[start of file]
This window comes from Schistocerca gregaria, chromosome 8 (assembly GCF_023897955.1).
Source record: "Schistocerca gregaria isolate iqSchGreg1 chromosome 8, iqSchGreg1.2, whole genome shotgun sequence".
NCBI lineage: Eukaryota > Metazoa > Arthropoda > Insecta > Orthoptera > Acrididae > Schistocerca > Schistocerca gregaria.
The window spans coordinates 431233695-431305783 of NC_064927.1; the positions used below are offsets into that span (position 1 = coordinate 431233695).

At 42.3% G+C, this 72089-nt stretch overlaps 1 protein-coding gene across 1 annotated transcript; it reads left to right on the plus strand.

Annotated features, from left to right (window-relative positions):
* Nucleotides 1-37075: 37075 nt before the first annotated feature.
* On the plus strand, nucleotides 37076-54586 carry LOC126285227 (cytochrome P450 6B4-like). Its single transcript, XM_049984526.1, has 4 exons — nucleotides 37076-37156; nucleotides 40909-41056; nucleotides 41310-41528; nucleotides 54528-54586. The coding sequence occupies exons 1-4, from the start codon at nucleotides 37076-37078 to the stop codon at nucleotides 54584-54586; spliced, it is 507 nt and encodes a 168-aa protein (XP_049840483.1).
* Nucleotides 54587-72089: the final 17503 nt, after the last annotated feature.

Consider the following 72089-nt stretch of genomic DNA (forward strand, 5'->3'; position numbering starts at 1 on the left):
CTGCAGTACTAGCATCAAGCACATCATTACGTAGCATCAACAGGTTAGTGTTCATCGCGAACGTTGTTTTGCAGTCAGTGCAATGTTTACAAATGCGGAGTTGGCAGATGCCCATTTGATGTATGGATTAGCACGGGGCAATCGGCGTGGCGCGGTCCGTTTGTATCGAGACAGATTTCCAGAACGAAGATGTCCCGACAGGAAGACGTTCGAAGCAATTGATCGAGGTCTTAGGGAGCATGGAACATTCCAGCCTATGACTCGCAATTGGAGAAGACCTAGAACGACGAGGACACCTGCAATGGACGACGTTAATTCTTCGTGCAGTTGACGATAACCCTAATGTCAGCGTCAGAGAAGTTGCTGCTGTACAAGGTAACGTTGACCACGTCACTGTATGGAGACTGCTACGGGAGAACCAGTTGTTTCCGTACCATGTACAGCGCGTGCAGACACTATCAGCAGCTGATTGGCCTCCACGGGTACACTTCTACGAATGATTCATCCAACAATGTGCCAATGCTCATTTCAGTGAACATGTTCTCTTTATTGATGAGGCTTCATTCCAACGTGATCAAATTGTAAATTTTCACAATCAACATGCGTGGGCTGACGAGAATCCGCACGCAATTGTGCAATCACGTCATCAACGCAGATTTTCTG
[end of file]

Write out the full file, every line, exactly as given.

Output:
This window comes from Schistocerca gregaria, chromosome 8 (assembly GCF_023897955.1).
Source record: "Schistocerca gregaria isolate iqSchGreg1 chromosome 8, iqSchGreg1.2, whole genome shotgun sequence".
NCBI lineage: Eukaryota > Metazoa > Arthropoda > Insecta > Orthoptera > Acrididae > Schistocerca > Schistocerca gregaria.
The window spans coordinates 431233695-431305783 of NC_064927.1; the positions used below are offsets into that span (position 1 = coordinate 431233695).

At 42.3% G+C, this 72089-nt stretch overlaps 1 protein-coding gene across 1 annotated transcript; it reads left to right on the plus strand.

Annotated features, from left to right (window-relative positions):
* Nucleotides 1-37075: 37075 nt before the first annotated feature.
* On the plus strand, nucleotides 37076-54586 carry LOC126285227 (cytochrome P450 6B4-like). Its single transcript, XM_049984526.1, has 4 exons — nucleotides 37076-37156; nucleotides 40909-41056; nucleotides 41310-41528; nucleotides 54528-54586. The coding sequence occupies exons 1-4, from the start codon at nucleotides 37076-37078 to the stop codon at nucleotides 54584-54586; spliced, it is 507 nt and encodes a 168-aa protein (XP_049840483.1).
* Nucleotides 54587-72089: the final 17503 nt, after the last annotated feature.

Consider the following 72089-nt stretch of genomic DNA (forward strand, 5'->3'; position numbering starts at 1 on the left):
CTGCAGTACTAGCATCAAGCACATCATTACGTAGCATCAACAGGTTAGTGTTCATCGCGAACGTTGTTTTGCAGTCAGTGCAATGTTTACAAATGCGGAGTTGGCAGATGCCCATTTGATGTATGGATTAGCACGGGGCAATCGGCGTGGCGCGGTCCGTTTGTATCGAGACAGATTTCCAGAACGAAGATGTCCCGACAGGAAGACGTTCGAAGCAATTGATCGAGGTCTTAGGGAGCATGGAACATTCCAGCCTATGACTCGCAATTGGAGAAGACCTAGAACGACGAGGACACCTGCAATGGACGACGTTAATTCTTCGTGCAGTTGACGATAACCCTAATGTCAGCGTCAGAGAAGTTGCTGCTGTACAAGGTAACGTTGACCACGTCACTGTATGGAGACTGCTACGGGAGAACCAGTTGTTTCCGTACCATGTACAGCGCGTGCAGACACTATCAGCAGCTGATTGGCCTCCACGGGTACACTTCTACGAATGATTCATCCAACAATGTGCCAATGCTCATTTCAGTGAACATGTTCTCTTTATTGATGAGGCTTCATTCCAACGTGATCAAATTGTAAATTTTCACAATCAACATGCGTGGGCTGACGAGAATCCGCACGCAATTGTGCAATCACGTCATCAACGCAGATTTTCTG